PETER BATCHELOR, Team Leader, Bureau for Crisis Prevention and Recovery, United Nations Development Programme (UNDP) Geneva, said that since January 2004, more than 209 million poultry had died or were culled worldwide.  The impact of the loss of poultry extended beyond farmers to poultry traders, feed mills and breeding farms.  Effect on GDP had varied according to the poultry sector's contribution to GDP.  While in macro-economic terms losses had been limited, the impact had been felt strongly by rural households that depended on backyard poultry for food and income, as well as by wage labourers who lost their employment.  Since 2003, the virus was known to have infected 228 people and killed 130 of them, mostly children and young adults.  Human inflection with H5N1 was rare, and usually the result of virus transmission from birds to humans; human to human transmission had occurred but did not seem to have been sustained.

    If, in spite of efforts to contain the Avian Influenza virus, a global pandemic would emerge, the effect on humans, the global economy and financial markets would be catastrophic.  The issues note prepared for the event provided some estimates of the costs of a pandemic.  Given the threat posed by Avian Influenza to global human and animal health, and to the livelihoods of, especially, the poor, policies and operational measures were urgently needed.  Such policies should bring together all concerned ministries such as agriculture, animal health, human health, finance, planning and tourism, as well as local government and communities.  Operational measures should include, among other things, technical capacity building, compensation schemes, restructuring of the poultry sector, and alternative livelihoods strategies to help avoid poor people from falling below the poverty line.

    KATHERINE ROONEY, Representative of the International Civil Aviation Organization (ICAO), said the impact on the aviation industry had been felt after the events of the 11 of September 2001 and SARS.  The ICAO had created draft guidelines for States, and sent them to the Director-Generals of civil aviation.  The main participating organizations in developing these had been the WHO and the International Air Transport Association.  Specific guidelines relative to airports and airlines had also been developed.  The challenges which were seen within the ICAO showed that the speed of response was critical in the event of a pandemic, and communication was vital.  At governmental level, departments for transport, health and security at least needed to participate in developing a national plan, which should reflect the WHO guidelines and international health regulations.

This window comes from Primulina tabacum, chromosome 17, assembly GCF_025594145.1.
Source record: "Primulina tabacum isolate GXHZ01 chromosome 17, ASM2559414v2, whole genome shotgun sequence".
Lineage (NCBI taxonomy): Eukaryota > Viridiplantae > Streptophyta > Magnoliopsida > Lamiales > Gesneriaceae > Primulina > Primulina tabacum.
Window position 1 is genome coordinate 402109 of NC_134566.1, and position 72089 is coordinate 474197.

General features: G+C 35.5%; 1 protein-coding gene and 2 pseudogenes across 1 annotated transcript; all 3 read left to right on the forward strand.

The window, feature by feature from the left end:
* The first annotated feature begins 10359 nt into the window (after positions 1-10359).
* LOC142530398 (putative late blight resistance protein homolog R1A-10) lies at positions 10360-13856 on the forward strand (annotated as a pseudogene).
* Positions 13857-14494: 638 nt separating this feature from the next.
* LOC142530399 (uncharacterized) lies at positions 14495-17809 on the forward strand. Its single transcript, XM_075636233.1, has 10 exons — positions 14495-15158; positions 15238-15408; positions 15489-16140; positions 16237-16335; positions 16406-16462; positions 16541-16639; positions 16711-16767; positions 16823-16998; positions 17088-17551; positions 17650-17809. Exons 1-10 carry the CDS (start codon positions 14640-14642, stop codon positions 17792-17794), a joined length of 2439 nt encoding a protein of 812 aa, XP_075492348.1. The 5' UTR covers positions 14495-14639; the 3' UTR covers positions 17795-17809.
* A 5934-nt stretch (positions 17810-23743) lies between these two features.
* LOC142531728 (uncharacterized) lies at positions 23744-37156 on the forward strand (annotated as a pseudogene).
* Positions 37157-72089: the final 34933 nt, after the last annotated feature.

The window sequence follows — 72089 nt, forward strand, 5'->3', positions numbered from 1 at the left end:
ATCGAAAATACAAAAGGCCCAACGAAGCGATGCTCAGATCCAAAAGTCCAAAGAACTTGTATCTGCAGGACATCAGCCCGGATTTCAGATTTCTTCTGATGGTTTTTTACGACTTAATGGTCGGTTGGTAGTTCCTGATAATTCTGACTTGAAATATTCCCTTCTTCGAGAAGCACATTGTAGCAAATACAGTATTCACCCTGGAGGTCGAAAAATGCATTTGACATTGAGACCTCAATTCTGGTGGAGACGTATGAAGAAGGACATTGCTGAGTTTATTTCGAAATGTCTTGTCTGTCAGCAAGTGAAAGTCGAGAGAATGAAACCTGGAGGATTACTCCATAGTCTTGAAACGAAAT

A cross-organizational approach involving governmental and non-governmental organizations was essential.  A consistent message should be provided by the United Nations family, with all referring to a single web-based source that should be kept up to date and relevant.  In the event of a pandemic outbreak, the ICAO would need rapid answers to such questions as what screening measures were required at airports for travellers and cargo, among others.  The impact on the global aviation community of closing one local airport was vast.  Rapid responses from the United Nations system were critical.  A United Nations crisis management office to handle questions as they arose, to assist in maintenance and updating of websites and media briefings would be very important.  Regional expertise was also important, and there should be expertise related to aviation in order to provide advice in every region of the world.  The issue of coordination and communication was vital.